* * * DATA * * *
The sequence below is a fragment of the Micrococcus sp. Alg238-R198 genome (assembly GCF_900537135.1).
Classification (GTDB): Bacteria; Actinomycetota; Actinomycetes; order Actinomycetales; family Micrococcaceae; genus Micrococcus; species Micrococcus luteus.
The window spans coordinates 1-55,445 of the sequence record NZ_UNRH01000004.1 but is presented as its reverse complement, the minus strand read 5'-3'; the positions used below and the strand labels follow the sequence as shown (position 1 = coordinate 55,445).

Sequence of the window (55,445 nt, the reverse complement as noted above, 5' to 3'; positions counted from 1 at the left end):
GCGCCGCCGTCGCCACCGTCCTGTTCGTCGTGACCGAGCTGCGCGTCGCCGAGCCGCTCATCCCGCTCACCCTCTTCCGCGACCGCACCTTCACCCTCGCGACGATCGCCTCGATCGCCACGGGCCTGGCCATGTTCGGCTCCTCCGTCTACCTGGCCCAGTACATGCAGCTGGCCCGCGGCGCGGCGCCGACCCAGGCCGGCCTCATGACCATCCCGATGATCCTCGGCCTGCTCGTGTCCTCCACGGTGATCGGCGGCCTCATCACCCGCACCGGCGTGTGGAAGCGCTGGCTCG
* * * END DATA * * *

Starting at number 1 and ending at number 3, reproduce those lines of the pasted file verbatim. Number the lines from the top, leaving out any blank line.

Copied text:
The sequence below is a fragment of the Micrococcus sp. Alg238-R198 genome (assembly GCF_900537135.1).
Classification (GTDB): Bacteria; Actinomycetota; Actinomycetes; order Actinomycetales; family Micrococcaceae; genus Micrococcus; species Micrococcus luteus.
The window spans coordinates 1-55,445 of the sequence record NZ_UNRH01000004.1 but is presented as its reverse complement, the minus strand read 5'-3'; the positions used below and the strand labels follow the sequence as shown (position 1 = coordinate 55,445).